Now that you know which card to lead from a good many holdings and you realize how important it is to listen to the bidding, you are going to have a chance to test your new-found ability.
In each of the following problems you are to decide which card you would lead. You will always be West, and hold this hand against each of three different auctions:
♠ K J 7 5 ♥ Q J 9 6 ♦ 7 6 ♣ J 10 4
The bidding has proceeded:
|1 NT||Pass||3 NT||Pass|
|1 ♠||Pass||2 ♥||Pass|
|2 NT||Pass||3 NT||Pass|
|1 ♠||Pass||2 ♣||2 ♦|
|2 NT||Pass||3 NT||Pass|
For each of the following five hands, assume you have to lead against this auction:
|1 NT||Pass||3 NT||Pass|
(1) ♠ A K J 10 ♥ 9 7 5 3 2 ♦ 4 2 ♣ 8 7
(2) ♠ Q J 10 6 ♥ K 8 6 5 3 ♦ 5 2 ♣ J 7
(3) ♠ 8 6 3 ♥ Q 8 4 2 ♦ K 5 ♣ Q 10 4 2
(4) ♠ J 8 6 ♥ K 10 9 3 2 ♦ J 7 6 ♣ K 6
(5) ♠ 7 ♥ J 9 8 7 6 ♦ A 10 7 6 ♣ Q 3 2
(a) The queen of hearts. The sequence lead is preferred over the non-sequence lead in spades.
(b) The jack of clubs. Both of your suits have been bid, and unless you have a perfect sequence (such as Q J 10) you normally do not lead a suit that an opponent has bid at his first opportunity. Dummy will almost always have at least five hearts and you will be wasting your time leading a heart.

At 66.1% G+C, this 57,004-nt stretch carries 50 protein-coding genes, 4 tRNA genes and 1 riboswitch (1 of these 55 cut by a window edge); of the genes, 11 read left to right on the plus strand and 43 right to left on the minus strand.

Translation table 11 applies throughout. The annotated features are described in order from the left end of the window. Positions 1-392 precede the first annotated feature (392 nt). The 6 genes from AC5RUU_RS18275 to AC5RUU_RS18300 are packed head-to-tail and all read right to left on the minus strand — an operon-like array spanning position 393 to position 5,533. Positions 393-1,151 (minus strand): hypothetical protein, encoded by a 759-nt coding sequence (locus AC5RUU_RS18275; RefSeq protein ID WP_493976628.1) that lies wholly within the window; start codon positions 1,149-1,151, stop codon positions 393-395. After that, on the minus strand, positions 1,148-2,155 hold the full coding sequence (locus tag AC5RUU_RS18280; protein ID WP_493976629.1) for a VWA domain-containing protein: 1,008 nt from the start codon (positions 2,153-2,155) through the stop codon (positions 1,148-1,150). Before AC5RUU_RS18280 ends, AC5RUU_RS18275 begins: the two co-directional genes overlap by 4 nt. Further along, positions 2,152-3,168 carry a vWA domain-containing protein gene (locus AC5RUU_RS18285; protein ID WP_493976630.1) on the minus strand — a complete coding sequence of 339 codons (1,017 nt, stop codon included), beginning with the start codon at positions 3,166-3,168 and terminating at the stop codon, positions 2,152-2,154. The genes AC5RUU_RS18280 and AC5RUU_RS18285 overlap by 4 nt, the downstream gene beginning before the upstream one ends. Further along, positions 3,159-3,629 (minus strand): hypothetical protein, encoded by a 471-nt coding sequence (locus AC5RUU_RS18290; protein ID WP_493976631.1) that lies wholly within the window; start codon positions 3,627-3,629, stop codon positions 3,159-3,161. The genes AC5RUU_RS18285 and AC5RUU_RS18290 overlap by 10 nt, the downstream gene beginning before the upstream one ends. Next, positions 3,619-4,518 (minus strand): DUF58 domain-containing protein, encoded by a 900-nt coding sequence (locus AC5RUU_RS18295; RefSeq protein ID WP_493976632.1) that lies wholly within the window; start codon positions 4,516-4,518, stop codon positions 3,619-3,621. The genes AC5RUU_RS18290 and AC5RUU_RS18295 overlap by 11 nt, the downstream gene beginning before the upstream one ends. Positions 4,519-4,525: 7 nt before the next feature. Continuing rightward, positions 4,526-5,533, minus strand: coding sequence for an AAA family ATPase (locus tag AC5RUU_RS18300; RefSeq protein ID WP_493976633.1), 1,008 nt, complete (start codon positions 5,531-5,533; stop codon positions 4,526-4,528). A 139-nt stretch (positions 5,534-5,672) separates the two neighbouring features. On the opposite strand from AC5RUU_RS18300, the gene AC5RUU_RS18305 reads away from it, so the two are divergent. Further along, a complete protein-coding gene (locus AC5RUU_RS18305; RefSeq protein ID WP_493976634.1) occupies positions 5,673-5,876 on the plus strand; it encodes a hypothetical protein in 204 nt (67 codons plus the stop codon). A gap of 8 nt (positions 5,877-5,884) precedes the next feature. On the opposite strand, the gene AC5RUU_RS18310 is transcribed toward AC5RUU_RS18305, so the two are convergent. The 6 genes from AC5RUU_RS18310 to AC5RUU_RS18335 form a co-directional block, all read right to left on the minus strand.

(c) The seven of diamonds. This time your partner has told you what to lead.
(1) The ace of spades. This asks your partner to unblock the queen if he has it.
(2) The queen of spades. A sequence lead in a four-card suit takes precedence over a broken five-card holding.
(3) The two of clubs. When both suits look about the same, lead the stronger of the two.
(4) The ten of hearts. The ten is led from holdings that include A 10 9, K 10 9, or Q 10 9.
(5) The seven of hearts. Do not be misled by the sequence in hearts. To justify a lead from the top of an interior sequence, the sequence must be headed by the queen, jack or ten. A lead of the nine would deny an honor.
Summary: Key Pointers About Opening Leads Against Notrump
(1) In order to select the correct opening lead you must listen to the bidding.
(2) With no clues from the bidding the opening leader normally leads his longest suit.
(3) Sequence leads are better than fourth-best leads and take precedence over them. A four-card suit headed by a sequence is usually a better lead than a longer suit without a sequence.
(4) Avoid leading suits that the opponents have bid unless you have three-card or longer sequences in those suits.
(5) Aces, kings, queens, jacks, and tens are honors. The more honor cards you have in a particular suit the more apt you are to lead the suit. A lead from K 10 4 2 is preferable to a lead from K 8 6 2.